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New Law Shortens Michigan Unemployment Benefits

Michigan has a new law on unemployment benefits which reduces the number of weeks that benefits may be enjoyed from 26 weeks to 20 weeks. This measure is now being considered by the Florida legislature. The bill was passed and will go into effect starting next year to give unemployed workers 6 weeks less to collect unemployment benefits in Michigan.

In response to Michigan`s $1·4 billion deficit the reduction in benefits is seen as showing fiscal responsibility. However the labor advocates and the Democrats oppose the measure on the grounds that in Michigan where the unemployment rate is always higher than the national average, this is particularly unfair.

The bill which was signed by Republican Gov. Rick Snyder was really drafted to extend federal unemployment benefits up until the end of the year. The effect of the new measures is that by reducing the number of weeks that benefits are paid from 26 to 20 weeks, Michigan employers will find that they will pay lower unemployment taxes next year. The Michigan Chamber of Commerce acclaimed the passing of the bill as a huge win that could bring an estimated saving of $300 million a year.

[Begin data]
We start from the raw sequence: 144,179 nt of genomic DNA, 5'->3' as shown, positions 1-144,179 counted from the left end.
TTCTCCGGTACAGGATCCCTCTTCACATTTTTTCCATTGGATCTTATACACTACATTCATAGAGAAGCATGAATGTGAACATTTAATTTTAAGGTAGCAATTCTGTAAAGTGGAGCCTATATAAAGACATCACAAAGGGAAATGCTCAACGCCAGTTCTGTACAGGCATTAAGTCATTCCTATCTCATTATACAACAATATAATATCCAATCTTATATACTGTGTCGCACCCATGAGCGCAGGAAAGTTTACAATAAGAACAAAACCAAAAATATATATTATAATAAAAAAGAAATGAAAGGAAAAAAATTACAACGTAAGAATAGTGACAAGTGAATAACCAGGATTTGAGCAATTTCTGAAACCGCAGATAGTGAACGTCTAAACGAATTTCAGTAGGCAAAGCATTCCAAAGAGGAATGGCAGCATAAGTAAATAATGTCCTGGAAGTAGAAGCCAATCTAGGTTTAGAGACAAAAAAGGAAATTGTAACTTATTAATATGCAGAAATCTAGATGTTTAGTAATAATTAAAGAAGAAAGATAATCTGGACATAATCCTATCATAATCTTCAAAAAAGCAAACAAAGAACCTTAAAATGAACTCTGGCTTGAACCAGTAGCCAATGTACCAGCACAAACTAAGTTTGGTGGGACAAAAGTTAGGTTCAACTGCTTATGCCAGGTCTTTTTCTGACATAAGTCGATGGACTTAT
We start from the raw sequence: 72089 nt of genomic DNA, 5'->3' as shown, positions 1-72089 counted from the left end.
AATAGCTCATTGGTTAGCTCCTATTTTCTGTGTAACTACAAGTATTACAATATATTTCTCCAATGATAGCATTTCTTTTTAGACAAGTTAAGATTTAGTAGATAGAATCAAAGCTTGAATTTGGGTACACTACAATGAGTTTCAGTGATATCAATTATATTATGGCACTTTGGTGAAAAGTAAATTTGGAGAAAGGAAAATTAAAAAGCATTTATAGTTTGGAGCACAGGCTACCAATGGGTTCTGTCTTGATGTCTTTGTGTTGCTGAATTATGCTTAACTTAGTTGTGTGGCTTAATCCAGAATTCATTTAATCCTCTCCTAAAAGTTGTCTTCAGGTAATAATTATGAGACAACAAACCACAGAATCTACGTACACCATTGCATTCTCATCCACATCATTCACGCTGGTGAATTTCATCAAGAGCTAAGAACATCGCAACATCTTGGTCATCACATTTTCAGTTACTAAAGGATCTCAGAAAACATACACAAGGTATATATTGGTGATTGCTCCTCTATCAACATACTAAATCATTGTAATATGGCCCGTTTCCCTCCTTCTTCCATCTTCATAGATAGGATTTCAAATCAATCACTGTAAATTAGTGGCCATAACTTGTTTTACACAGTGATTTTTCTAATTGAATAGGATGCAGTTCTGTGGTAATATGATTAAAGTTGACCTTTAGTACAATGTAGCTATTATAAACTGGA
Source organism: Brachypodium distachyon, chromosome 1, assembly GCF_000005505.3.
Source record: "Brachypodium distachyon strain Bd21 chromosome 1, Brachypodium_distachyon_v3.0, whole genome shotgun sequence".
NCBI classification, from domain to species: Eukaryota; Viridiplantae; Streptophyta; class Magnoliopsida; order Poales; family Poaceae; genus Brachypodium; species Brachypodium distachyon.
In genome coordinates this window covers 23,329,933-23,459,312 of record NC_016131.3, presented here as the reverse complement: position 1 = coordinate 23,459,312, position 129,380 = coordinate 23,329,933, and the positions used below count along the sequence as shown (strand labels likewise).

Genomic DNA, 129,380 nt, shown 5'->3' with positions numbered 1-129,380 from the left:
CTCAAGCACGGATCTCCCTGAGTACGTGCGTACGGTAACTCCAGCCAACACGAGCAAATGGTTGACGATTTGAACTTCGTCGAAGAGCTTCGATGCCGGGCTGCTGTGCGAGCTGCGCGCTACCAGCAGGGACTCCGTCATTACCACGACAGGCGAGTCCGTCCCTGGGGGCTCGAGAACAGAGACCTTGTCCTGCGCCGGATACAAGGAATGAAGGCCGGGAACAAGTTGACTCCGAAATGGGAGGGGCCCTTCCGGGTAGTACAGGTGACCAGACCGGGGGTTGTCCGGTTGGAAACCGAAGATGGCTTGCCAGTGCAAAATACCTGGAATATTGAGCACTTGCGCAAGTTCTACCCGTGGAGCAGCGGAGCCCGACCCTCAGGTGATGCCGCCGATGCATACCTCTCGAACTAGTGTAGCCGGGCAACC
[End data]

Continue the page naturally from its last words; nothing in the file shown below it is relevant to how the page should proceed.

By September 30 Michigan is due to make a $117 million payment on the $3·9 billion in loans from the federal government in support of the unemployment benefit program. Other states too are looking to the federal government for help in fact , according to the US department of Labor, by 2013 the fifty states will have borrowed a total of $65 billion for their unemployment programs. The state with the most debt is California which owes $10·5 billion and Michigan comes second on the list.

The fact that since 2008 Michigan has had an unemployment rate of over 10 percent is the main reason why the state`s unemployment trust fund is depleted forcing the state to borrow federal dollars. This is according to an economist at the University of Michigan –Donald Grimes who feels that increasing federal taxes on business is regressive and will work against fostering a healthy economic climate. He added that the tax is being imposed on firms at the same as they are being asked to start hiring again and thinks that it would be a more equitable approach to forgive the debt and allow the states to reduce the burden on business as well as to avoid cutting programs.

According to Labor the long term jobless in the state will be hurt by the bill. Another comment by Rep. Sander Levin (D) of Michigan is that the effects of the bill will be felt for years and that it has given Michigan the dubious distinction of becoming the only state in the union with 20 weeks of state unemployment insurance. He added that hundreds and hundreds of thousands of unemployed workers will be affected in future.

It may well be that Michigan will soon be joined by other states, such as Florida, that are considering similar bills.

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